This legislation would reduce penalties for the first or second violation for people who have concealed-weapons licenses and openly carry. Also, provides that person licensed to carry concealed weapon or firearm does not violate certain provisions if firearm is temporarily & openly displayed.
This legislation will protect direct patient/doctor agreements from burdensome government regulations by establishing in law that a Direct Primary Care agreement and the act of entering into such an agreement is not insurance and not subject to regulation under the Florida Insurance Code.
Primary Care agreement gives Doctors a meaningful alternative to fee-for-service insurance billing, typically by charging patients a monthly, quarterly, or annual fee that covers all or most primary care services. Direct care benefits patients by providing substantial savings and more access to, and time with, physicians. Direct Primary Care agreements makes doctors responsive to patients, not insurance company bureaucrats or government rule-makers.
Representative Bryan Avila has filed legislation (HB 6005) repealing the Sports Development program. In 2014, the Legislature created the Sports Development program that authorizes distributions of state sales and use tax revenue to fund professional sports franchise facilities, up to $13 million.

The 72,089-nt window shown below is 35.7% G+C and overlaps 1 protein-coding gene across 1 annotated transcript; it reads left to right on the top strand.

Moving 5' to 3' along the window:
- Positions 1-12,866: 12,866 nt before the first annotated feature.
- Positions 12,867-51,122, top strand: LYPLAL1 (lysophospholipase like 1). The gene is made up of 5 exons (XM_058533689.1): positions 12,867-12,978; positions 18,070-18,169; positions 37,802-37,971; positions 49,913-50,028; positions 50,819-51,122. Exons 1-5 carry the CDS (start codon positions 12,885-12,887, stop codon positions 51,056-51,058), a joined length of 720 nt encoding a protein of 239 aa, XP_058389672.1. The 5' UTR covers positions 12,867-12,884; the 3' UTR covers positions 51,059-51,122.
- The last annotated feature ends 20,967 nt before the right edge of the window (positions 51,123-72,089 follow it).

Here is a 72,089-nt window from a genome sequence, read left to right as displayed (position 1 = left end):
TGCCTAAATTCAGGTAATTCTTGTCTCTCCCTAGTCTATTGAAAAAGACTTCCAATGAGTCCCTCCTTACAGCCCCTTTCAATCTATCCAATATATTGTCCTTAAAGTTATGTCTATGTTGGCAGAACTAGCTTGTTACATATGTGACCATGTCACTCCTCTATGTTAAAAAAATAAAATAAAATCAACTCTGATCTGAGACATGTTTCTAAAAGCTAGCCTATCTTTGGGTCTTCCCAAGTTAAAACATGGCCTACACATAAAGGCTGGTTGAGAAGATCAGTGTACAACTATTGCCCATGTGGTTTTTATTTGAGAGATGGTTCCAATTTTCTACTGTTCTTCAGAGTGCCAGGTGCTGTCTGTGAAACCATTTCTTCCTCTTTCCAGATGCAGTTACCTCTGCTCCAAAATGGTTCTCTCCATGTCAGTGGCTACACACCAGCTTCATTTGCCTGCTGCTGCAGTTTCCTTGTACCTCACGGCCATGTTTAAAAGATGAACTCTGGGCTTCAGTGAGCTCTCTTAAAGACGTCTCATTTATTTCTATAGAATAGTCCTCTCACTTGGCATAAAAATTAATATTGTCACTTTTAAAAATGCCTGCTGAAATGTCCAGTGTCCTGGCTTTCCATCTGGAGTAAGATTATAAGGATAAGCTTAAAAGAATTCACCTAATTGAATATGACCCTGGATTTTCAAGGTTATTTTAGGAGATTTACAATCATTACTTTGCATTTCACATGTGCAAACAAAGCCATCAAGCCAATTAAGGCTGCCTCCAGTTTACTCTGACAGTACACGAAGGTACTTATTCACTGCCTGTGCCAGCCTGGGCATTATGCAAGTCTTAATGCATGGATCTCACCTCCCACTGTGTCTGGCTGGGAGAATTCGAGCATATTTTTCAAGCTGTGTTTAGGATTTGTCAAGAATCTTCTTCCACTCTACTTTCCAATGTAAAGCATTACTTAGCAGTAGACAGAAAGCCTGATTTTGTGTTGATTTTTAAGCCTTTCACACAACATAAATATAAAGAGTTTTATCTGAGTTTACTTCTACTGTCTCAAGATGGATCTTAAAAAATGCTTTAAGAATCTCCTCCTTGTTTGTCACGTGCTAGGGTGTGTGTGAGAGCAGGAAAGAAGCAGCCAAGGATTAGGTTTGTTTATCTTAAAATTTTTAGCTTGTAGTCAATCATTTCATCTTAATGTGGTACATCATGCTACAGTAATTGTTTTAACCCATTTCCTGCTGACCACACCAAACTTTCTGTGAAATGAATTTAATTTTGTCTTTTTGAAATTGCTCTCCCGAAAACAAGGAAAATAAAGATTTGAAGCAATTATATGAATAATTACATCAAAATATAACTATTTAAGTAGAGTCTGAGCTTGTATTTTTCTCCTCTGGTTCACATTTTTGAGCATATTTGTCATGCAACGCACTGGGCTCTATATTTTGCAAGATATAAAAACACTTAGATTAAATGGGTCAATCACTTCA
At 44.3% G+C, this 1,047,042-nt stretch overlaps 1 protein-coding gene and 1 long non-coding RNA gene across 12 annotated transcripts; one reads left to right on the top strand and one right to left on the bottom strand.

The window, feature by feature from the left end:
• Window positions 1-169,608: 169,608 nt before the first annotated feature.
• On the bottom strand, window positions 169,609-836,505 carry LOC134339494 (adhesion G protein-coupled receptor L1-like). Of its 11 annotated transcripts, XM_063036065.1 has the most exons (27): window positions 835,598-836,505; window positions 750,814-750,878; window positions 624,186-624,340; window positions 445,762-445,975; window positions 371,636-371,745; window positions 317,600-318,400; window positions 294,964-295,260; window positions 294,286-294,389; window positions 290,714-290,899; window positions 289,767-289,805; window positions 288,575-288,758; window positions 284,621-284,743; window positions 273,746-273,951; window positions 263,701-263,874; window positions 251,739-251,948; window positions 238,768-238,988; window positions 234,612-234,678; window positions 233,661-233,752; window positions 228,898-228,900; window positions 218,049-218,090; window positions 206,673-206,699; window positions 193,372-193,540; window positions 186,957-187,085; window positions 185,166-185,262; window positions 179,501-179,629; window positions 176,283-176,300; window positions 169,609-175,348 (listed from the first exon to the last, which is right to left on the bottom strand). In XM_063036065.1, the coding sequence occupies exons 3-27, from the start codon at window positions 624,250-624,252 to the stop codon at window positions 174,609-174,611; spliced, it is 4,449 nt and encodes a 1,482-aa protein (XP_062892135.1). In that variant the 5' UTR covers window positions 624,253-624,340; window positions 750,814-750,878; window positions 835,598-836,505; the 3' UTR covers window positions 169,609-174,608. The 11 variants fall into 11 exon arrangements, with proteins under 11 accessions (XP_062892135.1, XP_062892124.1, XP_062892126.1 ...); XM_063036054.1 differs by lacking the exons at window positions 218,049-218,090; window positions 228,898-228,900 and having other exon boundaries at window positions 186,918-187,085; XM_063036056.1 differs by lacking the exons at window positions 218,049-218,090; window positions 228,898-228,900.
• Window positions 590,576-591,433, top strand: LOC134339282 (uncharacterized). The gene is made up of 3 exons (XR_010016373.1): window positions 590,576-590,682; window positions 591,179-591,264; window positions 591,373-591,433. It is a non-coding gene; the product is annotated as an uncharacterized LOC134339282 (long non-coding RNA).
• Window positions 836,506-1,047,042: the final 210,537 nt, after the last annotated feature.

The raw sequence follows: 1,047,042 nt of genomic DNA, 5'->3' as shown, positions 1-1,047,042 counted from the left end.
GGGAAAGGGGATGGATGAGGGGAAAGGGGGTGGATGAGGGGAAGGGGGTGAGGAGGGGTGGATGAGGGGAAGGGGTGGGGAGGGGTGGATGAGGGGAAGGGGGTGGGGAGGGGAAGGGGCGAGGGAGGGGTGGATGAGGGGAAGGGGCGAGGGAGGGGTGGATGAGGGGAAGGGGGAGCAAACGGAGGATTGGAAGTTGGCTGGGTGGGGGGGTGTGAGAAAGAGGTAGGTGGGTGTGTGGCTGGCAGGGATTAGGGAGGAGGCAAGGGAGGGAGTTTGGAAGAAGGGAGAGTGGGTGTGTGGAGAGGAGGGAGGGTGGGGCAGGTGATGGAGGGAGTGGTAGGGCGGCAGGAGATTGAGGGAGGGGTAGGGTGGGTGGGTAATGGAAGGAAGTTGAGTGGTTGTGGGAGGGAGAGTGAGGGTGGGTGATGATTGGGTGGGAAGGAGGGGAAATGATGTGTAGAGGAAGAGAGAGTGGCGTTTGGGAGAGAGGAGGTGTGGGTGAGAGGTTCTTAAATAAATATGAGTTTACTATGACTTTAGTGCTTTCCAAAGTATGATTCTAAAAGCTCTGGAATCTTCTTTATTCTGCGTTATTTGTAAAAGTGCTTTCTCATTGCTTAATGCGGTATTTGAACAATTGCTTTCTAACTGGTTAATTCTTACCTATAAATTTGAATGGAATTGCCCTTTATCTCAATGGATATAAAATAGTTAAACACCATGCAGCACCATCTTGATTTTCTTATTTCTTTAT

The state of Florida already takes our taxpayer money and hands it out to billionaire sports team owners. The Florida Legislature currently budgets $2 million every year to each of the eight major sports franchises like the Miami Dolphins. In 2014, the Florida legislature decided to give sports team owners even more of taxpayer money by making available funding for privately owned stadiums to build or renovate sporting centers.
This legislation repeals s. 288.11625, F.S., the Sports Development program. In 2014, the Legislature created the Sports Development program that authorizes distributions of state sales and use tax revenue to fund professional sports franchise facilities, up to $13 million. The state of Florida already budgets $2 million every year to eight major sports franchises like the Miami Dolphins.